The project is part of a series of initiatives announced by the Coalition for Digital Africa when it was founded, in December 2022, to ensure the safe and stable growth of the Internet in Africa and close the gap between communities and economies. 

The initiative highlights an important step to building more useful and empowering websites and digital apps in Africa: expanding the choice of languages and scripts. 

This work truly lays the foundation for a more inclusive Internet. [...] By enabling the use of local languages and scripts, users here in Africa and around the world will be able to more readily access important content online – from within the continent and beyond – for academic purposes,” said Professor Olusola Bandele Oyewole, Secretary General of the AAU. 

Let’s note that in Africa, some 1,000 to 2,500 languages are spoken, according to the Education for All Global Monitoring 2005 report published by the United Nations Educational, Scientific and Cultural Organization (UNESCO).

Posted On vendredi, 14 avril 2023 11:51 Written by

In Africa, poor access to financing remains an obstacle to the development of startups operating on the continent. VC Funds are being launched to address that issue and help them grow in underserved markets.

Dutch investment firm Goodwell Investments and Dutch foundation Oxfam Novib announced, Friday, the launch of "Pepea", a joint €20 million ($21.7 million) fund focused on financing early-stage East African startups, specifically in Kenya, Uganda, and Ethiopia.

According to the statement released by Goodwell Investments, the fund will focus on companies in the sustainable agriculture, energy, mobility, logistics, and waste management sectors.

"We acknowledge the challenges faced by SMEs in the region (especially those that are women-owned) in accessing fine-tuned patient capital and we now want to play a role to address those needs," said Tamara Campero, investment manager at Oxfam Novib.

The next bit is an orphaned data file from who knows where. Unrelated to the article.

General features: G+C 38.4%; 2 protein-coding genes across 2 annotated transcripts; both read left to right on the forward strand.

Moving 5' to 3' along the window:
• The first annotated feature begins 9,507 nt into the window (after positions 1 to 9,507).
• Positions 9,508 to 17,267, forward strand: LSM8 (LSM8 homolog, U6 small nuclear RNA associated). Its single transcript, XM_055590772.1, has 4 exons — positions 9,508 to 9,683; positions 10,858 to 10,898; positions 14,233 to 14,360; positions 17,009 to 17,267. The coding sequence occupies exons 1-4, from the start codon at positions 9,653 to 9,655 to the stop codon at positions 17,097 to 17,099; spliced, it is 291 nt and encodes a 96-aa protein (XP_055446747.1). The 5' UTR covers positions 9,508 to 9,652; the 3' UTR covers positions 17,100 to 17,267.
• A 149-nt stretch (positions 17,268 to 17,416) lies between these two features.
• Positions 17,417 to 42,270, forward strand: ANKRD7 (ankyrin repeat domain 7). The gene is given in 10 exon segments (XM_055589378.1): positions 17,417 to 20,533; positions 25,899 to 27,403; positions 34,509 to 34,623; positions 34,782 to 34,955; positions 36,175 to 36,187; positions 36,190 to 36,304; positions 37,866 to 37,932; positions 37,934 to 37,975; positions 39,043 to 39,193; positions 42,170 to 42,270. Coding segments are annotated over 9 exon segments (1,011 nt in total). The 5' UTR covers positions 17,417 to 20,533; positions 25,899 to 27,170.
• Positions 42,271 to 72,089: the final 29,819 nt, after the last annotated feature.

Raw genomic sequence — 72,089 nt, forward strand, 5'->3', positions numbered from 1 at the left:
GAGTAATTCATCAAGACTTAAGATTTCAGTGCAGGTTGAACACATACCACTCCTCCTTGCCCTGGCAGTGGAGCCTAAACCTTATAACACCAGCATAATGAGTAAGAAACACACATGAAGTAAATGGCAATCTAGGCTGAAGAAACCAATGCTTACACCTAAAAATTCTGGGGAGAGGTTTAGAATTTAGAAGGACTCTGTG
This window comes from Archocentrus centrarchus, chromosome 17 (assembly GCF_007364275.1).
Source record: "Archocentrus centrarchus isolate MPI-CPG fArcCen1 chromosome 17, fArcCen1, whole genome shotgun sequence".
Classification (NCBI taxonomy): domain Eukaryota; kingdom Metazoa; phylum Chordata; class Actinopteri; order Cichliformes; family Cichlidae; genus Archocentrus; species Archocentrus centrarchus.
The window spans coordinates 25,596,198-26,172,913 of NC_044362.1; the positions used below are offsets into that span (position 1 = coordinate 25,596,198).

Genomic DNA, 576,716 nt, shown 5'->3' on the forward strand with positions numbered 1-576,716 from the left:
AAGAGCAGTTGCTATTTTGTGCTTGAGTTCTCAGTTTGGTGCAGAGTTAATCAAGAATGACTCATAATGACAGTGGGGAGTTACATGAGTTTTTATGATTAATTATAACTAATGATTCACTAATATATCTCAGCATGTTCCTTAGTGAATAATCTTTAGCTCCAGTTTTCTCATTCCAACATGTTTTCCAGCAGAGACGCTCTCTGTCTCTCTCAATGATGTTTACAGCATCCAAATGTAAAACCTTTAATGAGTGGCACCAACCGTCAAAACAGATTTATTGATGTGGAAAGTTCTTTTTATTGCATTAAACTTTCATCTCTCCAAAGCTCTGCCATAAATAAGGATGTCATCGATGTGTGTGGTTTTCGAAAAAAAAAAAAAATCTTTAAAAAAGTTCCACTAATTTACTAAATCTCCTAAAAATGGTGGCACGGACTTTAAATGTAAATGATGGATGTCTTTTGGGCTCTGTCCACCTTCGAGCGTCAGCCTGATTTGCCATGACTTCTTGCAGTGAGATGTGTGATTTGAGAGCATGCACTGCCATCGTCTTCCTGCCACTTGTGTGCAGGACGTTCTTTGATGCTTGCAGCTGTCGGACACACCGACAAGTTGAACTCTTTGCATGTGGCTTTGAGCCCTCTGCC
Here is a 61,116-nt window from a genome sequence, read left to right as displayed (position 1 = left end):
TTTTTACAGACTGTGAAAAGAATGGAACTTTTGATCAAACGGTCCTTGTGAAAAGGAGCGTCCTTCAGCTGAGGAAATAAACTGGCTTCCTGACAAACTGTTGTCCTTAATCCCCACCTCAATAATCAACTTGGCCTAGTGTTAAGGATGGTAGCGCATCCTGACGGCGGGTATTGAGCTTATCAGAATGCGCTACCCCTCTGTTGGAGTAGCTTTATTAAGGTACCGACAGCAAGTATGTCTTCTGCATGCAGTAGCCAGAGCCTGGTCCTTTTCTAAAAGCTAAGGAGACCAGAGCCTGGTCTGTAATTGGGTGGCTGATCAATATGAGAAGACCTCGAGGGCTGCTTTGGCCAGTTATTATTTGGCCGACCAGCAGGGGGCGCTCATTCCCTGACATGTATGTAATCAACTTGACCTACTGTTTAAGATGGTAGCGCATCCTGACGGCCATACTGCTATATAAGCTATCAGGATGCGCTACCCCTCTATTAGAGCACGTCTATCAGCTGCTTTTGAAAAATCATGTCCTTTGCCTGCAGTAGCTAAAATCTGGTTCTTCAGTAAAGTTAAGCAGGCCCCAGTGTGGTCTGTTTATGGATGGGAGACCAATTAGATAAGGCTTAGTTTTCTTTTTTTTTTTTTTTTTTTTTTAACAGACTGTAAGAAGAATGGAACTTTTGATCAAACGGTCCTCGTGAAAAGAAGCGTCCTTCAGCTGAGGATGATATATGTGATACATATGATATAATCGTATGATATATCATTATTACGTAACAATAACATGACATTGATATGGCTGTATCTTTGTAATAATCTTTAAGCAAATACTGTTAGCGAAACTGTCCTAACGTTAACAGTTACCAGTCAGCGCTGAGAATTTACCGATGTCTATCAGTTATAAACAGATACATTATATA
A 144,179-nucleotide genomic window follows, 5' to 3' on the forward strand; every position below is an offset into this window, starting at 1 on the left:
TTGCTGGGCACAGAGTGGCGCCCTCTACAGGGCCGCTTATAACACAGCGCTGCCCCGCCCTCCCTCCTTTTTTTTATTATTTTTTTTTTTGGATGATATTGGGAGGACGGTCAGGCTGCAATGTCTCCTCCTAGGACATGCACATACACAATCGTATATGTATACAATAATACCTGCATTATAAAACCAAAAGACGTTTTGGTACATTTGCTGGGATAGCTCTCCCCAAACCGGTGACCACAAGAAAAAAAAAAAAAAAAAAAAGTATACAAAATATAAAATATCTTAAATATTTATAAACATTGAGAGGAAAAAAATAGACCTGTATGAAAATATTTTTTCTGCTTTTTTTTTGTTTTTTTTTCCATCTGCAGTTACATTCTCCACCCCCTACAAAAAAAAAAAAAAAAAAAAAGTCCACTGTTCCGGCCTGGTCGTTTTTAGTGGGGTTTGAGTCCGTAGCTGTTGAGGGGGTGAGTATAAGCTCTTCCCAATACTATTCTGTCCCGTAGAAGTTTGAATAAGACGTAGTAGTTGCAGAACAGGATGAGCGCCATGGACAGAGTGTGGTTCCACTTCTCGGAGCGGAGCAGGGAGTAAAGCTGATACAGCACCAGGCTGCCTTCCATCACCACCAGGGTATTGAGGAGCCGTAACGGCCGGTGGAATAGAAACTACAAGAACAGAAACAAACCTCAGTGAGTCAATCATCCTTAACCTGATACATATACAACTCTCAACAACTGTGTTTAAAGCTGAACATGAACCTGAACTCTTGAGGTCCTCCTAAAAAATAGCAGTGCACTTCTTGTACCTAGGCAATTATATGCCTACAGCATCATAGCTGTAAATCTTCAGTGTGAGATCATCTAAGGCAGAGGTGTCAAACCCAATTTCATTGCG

In an analysis published on June 14, 2022, Africa: The Big Deal informed that East Africa was one of the regions with a sufficiently developed venture capital ecosystem on the continent. It attracted nearly 23% of the funds raised by African startups since 2019. Kenya alone attracted most of the funding,  nearly $1.9 billion in two and a half years.

By launching "Pepea," Goodwell Investments and Oxfam Novib want to further develop the region and support startups that are generating revenue but have not yet raised funds. Pepea will ensure that the companies it selects have the right structures and systems to attract more financing. 

Samira Njoya

Posted On lundi, 03 avril 2023 16:04 Written by

With African countries progressively moving towards the fourth industrial revolution, businesses need to adopt digital solutions in their development strategies since such tools are crucial to making them sustainable. 

IT solutions provider ZTE Corporation and South African systems integrator BCX recently signed a strategic cooperation agreement to promote the deployment of digital solutions in South Africa. 

The agreement, signed on the sidelines of the Mobile World Congress 2023 (MWC 2023), was disclosed in a release published by ZTE last Thursday. 

BCX takes a deep dive into Africa and the Middle East, and has made great achievements in regional digitalization. The strategic cooperation between ZTE and BCX can achieve complementary advantages. ZTE and BCX will bring about more changes and market opportunities in the industry’s expansion and help accelerate the regional digitalization process,” said Zhang Wanchun, SVP and General Manager of the Wireless Product Operation Division at ZTE.